Evans WC (1996). Pharmacopoeial and related drugs of biological origin. London: WB Saunders Co. Ltd.
Wiart C; Kumar A (2001). Practical Handbook of Pharmacognosy. Malaysia: Pearson Education Malaysia Sdn Bhd.
Regina Fölster-Holst M.D.; Eva Latussek Ph.D.2 (2007). "Synthetic Tannins in Dermatology — A Therapeutic Option in a Variety of Pediatric Dermatoses". Pediatric Dermatology. Department of Dermatology, Venerology and Allergology, University of Schleswig-Holstein, Kiel. 24 (3): 296–301. doi:10.1111/j.1525-1470.2007.00406.x. PMID 17542884.
Hwang JK; Kong TW; Baek NI; Pyun YR (2000). α-Glycosidase Inhibitory Activity of hexagalloylglucose from the galls of Quercus infectoria. Planta Med.PubMed
Dar MS; Ikram M; Fakouhi T (1976). "Pharmacology of Quercus infectoria". Journal of Pharmaceutical Sciences. J Pharm Sci. 65 (12): 1791–4. doi:10.1002/jps.2600651224. PMID 1032663.PubMedPubMed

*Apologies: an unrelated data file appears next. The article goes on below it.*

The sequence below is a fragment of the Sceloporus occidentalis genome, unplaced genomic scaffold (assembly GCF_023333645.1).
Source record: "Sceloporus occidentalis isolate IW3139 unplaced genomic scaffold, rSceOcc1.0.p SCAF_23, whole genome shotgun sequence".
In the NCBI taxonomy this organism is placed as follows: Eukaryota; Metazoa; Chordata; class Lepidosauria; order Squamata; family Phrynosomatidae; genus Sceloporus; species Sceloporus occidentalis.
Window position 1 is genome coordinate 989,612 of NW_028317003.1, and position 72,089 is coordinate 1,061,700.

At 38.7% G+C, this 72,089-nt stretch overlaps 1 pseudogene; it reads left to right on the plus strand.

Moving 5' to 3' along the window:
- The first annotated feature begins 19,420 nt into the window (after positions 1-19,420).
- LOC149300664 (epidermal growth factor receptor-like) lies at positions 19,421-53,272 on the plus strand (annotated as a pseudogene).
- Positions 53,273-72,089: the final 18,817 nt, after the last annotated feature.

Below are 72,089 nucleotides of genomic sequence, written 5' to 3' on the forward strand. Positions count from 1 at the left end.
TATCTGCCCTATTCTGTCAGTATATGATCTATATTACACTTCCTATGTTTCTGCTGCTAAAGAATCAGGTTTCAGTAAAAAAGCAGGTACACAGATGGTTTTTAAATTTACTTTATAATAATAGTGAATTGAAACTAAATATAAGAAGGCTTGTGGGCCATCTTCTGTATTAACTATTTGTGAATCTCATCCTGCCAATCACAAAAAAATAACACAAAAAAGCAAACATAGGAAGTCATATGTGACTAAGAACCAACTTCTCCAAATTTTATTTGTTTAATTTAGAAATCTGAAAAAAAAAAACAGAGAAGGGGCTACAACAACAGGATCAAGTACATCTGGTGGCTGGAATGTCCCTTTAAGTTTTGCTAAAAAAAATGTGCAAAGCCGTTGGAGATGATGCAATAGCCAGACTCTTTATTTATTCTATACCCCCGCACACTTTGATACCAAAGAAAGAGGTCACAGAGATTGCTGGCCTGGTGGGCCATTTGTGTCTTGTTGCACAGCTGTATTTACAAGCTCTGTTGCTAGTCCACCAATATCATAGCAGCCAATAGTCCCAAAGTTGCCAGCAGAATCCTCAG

Hussein G; Miyashiro H; Nakamura N; Hattori M; Kakiuchi N; Shimotohno K (2000). Inhibitory effects of Sudanese medicinal plant extracts on hepatitis C virus protease. Phytother Res. doi:10.1002/1099-1573(200011)14:7<510::AID-PTR646>3.0.CO;2-B.
Fatima S; Farooqi AHA; Kumar R; Kumar TRS; Khanuja SPS (2001). Antibacterial activity possessed by medicinal plants used in tooth powders. J Med Aromatic Plant Sci.
Digraki M; Alma MH; Ilcim A; Sen S (1999). Antibacterial and antifungal effects of various commercial plant extracts. Pharm Biol.
Redwane A; Lazrek HB; Bouallam S; Markouk M; Amarouch H; Jana M (2002). Larvicidal activity of extracts from Quercus lusitania var. infectoria galls (Oliv.). J Ethnopharmacol.PubMedFull Text